Women in their 50s seem to be the population most affected by both endocrine and exocrine tumours and any portion of the pancreas can be involved, but they are most frequently detected in the pancreatic head [4, 7]. The association of endocrine pancreatic tumour with cystadenomas is already known in patients with Von Hipple Lindau (VHL) disease, but the same association unrelated to VHL is quite rare, but not exceptional. In VHL, the pancreas is involved in up to 77% of patients, 12.3% serous cystadenomas, 12.3% by endocrine tumours and in 11.5% by combined lesions [1].

Clinically, cystic neoplasms are slow growing with no relevant symptoms or signs. When clinical sings are present, they may help pinpoint the organ of origin but never the type of pathology. Abdominal discomfort is the most common symptom. Weight loss, palpable mass, jaundice and obstruction of the upper gastrointestinal tract are rare and may be correlated to an extensive growth of the lesion [4]. More than 1/3 of these lesions are incidentally detected by abdominal ultrasound or CT scan performed for the evaluation of other condition [1, 3, 4]. Very little information is available on the growth rate of serous cystadenomas and on the likelihood of these lesions [3].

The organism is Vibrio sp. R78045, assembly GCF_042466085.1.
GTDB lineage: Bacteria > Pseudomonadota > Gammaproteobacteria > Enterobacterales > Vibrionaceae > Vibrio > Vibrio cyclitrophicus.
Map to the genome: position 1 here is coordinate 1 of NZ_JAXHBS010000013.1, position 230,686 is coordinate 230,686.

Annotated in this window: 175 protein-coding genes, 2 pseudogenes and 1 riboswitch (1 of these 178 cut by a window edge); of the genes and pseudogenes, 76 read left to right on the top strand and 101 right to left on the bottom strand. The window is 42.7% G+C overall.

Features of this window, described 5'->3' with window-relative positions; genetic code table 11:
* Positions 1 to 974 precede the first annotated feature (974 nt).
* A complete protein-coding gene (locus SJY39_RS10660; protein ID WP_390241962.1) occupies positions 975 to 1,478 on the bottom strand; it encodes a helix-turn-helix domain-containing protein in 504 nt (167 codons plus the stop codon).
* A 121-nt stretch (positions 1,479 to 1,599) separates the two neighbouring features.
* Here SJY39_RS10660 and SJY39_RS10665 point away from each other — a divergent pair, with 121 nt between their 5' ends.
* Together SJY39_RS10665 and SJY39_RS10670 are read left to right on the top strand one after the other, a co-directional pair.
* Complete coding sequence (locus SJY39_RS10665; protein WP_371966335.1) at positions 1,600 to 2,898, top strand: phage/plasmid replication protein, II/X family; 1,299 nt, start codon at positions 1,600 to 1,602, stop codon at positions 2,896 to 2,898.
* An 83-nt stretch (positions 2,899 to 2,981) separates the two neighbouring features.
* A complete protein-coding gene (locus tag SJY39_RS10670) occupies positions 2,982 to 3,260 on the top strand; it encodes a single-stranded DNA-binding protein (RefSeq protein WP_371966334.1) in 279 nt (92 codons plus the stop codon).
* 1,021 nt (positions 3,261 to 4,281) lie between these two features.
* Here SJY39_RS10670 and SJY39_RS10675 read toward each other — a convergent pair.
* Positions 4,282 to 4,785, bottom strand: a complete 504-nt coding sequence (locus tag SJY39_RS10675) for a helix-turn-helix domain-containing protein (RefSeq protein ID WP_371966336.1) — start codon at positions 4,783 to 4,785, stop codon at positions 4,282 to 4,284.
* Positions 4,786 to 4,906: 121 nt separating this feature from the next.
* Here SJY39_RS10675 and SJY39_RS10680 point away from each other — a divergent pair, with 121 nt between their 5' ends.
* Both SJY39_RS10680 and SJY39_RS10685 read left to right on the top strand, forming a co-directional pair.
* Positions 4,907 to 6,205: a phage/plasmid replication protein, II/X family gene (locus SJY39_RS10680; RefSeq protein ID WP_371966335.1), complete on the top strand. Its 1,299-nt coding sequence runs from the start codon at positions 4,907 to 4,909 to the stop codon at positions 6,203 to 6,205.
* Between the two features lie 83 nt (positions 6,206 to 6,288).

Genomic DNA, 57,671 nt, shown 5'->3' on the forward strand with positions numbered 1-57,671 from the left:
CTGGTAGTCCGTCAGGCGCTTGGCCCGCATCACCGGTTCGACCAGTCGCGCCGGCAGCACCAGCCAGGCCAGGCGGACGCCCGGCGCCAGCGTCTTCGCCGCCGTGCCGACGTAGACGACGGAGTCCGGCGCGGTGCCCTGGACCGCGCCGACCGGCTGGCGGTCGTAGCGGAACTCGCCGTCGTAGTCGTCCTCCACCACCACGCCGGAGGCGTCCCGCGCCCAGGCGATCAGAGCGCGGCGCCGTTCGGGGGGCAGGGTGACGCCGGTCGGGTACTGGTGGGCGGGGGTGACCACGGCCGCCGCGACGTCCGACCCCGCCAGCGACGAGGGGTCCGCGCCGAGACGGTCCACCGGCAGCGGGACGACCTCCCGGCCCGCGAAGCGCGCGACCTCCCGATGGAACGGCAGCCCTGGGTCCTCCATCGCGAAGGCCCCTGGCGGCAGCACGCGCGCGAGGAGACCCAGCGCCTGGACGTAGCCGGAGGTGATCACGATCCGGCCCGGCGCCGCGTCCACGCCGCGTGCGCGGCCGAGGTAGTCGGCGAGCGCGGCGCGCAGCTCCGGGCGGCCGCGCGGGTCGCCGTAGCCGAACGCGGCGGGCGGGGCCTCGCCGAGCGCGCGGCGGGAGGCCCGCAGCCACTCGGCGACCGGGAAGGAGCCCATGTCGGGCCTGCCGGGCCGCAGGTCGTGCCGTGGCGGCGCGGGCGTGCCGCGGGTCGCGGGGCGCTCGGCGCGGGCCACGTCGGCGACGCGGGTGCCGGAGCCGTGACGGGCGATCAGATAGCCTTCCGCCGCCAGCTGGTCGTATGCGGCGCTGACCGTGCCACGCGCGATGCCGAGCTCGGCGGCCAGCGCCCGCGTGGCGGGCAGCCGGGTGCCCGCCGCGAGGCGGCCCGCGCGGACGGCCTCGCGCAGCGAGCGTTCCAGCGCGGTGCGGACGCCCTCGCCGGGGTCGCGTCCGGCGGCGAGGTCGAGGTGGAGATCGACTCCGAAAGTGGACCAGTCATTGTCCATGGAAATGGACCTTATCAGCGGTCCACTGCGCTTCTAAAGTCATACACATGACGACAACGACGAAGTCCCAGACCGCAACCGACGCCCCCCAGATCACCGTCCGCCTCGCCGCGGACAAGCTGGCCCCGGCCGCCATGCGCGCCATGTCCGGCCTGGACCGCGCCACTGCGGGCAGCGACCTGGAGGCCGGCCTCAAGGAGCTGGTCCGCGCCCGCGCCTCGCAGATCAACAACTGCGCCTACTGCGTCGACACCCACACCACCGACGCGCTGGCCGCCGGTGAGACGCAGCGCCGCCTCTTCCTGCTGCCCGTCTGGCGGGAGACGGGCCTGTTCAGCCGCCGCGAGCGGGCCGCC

CT and Magnetic Resonance Imaging(MRI) are excellent tests for cystic lesions of the pancreas, not only for the initial detection of a lesion but also for the characterization of such lesions by visualization of the calcification of the cyst wall, septa, mural nodules, possible showing of communication between a cyst and the pancreatic duct, and findings suggestive of pancreatitis. The presence of a central scar visualized with the use of CT or MRI is a highly diagnostic feature that is found in about 20% of serous cystadenomas [3].